Sometimes I think we neglect the impact anxiety and fear has on our students. With the sudden interest everyone seems to have in cognitive psychology (usually referred to as ‘cognitive science’ by the political elite*) there is, quite rightly, a growing fascination with how we can help learners to recall all the information we’ve been filling their heads with.
…but what use are these strategies if our students are so terrified of failing that they can barely recall their names (let alone the components of the working memory model – I know, ironic isn’t it)?
Alright, I’m being melodramatic.
…or am I?
Consider the following quote from the book ‘everyone is talking about’):
A fear of failure can poison learning by creating aversions to the kinds of experimentation and risk taking that characterize striving, or by diminishing performance under pressure, as in a test setting. In the latter instance, students who have a high fear of making errors when taking tests may actually do worse on the test because of their anxiety.
Make it Stick (Brown, Rodieger & McDaniel, 2013)
It seems that fear of failure is having a detrimental impact on working memory capacity because the student is directing resources away from memory and into the monitoring process – so the student is so busy thinking about performance and the monitoring of possible mistakes that there is little working memory capacity left to take care of the job in hand.
It also seems to be worse for girls…
One study investigating anxiety and performance in mathematics found that anxiety and worry in females was much more likely to negatively impact on working memory. More specifically, the researchers identified a causal chain from the worry component of anxiety to visuospatial working memory to maths performance, with worry placing more strain on visuospatial working memory in females (Ganley & Vasilyeva, 2014)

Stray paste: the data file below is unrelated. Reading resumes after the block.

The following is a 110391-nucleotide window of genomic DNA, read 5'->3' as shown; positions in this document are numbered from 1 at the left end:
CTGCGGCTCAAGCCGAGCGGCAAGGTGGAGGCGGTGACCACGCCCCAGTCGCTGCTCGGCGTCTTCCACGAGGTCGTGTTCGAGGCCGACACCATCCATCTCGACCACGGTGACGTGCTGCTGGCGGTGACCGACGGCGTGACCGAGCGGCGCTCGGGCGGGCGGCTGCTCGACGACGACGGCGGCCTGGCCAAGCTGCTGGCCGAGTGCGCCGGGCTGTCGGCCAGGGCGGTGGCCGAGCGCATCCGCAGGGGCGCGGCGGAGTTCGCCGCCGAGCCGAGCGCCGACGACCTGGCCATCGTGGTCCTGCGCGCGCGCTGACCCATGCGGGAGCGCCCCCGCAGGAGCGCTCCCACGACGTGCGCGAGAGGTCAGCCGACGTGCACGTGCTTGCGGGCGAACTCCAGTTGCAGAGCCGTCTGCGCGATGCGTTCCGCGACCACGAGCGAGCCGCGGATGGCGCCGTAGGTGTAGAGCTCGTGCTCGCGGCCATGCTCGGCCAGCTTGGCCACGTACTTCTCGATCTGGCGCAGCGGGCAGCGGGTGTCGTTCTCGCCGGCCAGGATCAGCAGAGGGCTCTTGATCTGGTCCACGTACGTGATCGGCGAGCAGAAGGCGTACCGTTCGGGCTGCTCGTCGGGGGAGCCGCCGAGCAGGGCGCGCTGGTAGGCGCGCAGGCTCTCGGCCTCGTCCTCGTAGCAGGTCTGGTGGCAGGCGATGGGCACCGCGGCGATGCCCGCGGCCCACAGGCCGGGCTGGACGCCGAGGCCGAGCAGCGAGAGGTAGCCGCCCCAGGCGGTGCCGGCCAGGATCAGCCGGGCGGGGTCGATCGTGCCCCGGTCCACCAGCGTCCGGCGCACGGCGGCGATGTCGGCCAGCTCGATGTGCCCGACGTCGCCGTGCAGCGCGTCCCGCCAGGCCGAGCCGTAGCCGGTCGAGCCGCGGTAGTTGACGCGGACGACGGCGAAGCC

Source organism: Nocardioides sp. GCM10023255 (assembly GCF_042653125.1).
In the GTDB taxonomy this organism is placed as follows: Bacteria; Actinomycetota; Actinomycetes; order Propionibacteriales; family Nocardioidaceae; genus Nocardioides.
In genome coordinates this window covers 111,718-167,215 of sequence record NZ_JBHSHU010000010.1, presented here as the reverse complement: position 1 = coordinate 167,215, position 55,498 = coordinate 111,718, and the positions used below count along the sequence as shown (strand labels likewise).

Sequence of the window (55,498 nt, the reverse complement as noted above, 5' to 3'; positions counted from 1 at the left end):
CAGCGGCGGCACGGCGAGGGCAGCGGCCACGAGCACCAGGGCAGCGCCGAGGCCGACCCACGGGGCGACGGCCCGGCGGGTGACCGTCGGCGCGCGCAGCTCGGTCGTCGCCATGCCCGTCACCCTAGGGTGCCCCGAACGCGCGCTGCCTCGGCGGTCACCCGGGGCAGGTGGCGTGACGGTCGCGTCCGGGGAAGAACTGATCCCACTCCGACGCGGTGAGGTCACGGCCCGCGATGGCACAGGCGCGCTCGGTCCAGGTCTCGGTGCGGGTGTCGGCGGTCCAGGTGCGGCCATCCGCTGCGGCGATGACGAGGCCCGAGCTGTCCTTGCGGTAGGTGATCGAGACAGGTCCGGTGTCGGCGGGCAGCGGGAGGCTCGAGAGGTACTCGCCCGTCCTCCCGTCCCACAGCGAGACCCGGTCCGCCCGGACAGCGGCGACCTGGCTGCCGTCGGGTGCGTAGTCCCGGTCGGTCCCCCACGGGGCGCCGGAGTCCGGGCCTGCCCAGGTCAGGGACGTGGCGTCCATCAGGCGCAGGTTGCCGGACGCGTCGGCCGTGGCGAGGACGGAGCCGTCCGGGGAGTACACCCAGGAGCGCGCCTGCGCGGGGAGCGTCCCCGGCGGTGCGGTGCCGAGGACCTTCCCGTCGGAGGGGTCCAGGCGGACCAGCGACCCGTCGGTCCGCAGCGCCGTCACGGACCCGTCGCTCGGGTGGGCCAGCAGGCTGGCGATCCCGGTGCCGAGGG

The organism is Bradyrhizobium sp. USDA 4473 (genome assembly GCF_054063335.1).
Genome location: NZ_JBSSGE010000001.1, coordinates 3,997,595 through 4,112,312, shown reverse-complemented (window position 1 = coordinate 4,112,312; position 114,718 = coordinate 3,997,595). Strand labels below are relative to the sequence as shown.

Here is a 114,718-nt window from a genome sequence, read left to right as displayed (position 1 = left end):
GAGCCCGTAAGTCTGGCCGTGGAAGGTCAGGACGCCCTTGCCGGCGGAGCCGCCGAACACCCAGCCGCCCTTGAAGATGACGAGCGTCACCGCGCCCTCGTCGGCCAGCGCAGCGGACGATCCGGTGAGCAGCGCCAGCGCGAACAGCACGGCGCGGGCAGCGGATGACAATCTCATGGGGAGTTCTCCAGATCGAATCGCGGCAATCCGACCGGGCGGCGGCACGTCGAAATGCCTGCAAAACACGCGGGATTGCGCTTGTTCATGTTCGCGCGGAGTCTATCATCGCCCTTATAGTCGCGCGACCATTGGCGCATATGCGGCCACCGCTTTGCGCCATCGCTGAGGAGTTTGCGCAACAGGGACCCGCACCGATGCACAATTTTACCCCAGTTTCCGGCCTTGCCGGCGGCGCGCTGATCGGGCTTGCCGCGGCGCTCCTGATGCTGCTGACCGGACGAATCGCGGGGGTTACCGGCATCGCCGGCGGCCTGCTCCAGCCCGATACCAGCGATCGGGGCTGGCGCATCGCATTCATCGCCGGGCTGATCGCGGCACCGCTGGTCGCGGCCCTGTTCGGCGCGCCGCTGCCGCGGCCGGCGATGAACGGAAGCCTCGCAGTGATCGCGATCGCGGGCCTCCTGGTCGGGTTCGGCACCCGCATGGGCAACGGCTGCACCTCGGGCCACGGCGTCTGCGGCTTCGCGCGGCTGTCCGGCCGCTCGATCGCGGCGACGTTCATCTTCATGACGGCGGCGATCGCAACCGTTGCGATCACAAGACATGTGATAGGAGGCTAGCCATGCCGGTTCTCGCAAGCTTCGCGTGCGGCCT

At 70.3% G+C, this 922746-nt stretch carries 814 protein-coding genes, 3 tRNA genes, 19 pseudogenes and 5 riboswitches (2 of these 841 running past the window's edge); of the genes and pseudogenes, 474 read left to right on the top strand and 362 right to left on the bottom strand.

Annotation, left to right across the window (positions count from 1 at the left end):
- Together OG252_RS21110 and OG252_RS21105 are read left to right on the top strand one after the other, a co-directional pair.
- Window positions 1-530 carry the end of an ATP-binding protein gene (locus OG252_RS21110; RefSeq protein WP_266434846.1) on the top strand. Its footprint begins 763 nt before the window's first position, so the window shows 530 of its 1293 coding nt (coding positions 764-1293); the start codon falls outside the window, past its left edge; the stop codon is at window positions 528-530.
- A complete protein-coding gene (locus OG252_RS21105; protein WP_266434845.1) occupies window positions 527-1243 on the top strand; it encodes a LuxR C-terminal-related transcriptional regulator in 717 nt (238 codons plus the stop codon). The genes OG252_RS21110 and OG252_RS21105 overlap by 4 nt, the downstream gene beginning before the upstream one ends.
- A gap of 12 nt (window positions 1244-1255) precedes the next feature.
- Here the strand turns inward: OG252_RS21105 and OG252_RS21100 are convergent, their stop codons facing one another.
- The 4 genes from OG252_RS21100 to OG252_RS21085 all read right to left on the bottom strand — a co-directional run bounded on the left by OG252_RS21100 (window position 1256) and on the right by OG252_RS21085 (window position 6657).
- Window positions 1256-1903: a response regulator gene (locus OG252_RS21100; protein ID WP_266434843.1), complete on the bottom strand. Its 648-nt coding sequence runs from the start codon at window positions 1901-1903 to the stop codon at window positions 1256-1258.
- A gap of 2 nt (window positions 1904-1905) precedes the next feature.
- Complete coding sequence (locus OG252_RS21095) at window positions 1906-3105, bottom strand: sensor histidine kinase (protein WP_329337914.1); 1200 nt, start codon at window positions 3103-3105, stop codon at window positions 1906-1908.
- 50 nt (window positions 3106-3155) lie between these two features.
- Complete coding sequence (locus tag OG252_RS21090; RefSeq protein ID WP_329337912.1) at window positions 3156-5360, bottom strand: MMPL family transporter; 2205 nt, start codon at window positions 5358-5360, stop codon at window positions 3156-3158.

Those students who are less test anxious also appear to be more resilient and perform better on tests than those with increased levels of test anxiety (Putwain, Nicholson, Connors, & Woods, 2013).
Fear of failure is also more likely to lead to cognitive strategies such as self handicapping which in turn further perpetuate failure (Bartels & Herman, 2011)
Implications of this kind of research into emotion and learning are quite clear – rather than ignoring or eliminating the fear experienced by students, educationalists should encourage more positive ways of dealing with the fear of failure. Students need to fail (I’ve been banging on about that for a while now) but the ‘idea’ of failure needs a serious re-framing. While we might not yet be ready for a French-style ‘Festival of Errors’ or a Californian ‘FailCon’ (after all, let’s face it, no Brit wants to admit they’ve cocked up!), there is certainly a need for some cognitive readjustment.
* Michael Gove likes to use the term ‘cognitive science’ – I suspect it’s his way of hiding the fact that he thinks psychology is neither a science nor a proper subject.
Bartels, J., & Herman, W. (2011). Fear of Failure, Self-Handicapping, and Negative Emotions in Response to Failure. Online Submission. Retrieved from http://eric.ed.gov/?id=ED524320
Brown, P, Rodieger, H., & McDaniel, M. (2013). Make it stick. Belknap.
Ganley, C. M., & Vasilyeva, M. (2014). The role of anxiety and working memory in gender differences in mathematics. Journal of Educational Psychology, 106(1), 105–120. doi:10.1037/a0034099
Putwain, D. W., Nicholson, L. J., Connors, L., & Woods, K. (2013). Resilient children are less test anxious and perform better in tests at the end of primary schooling. Learning and Individual Differences, 28, 41–46. doi:10.1016/j.lindif.2013.09.010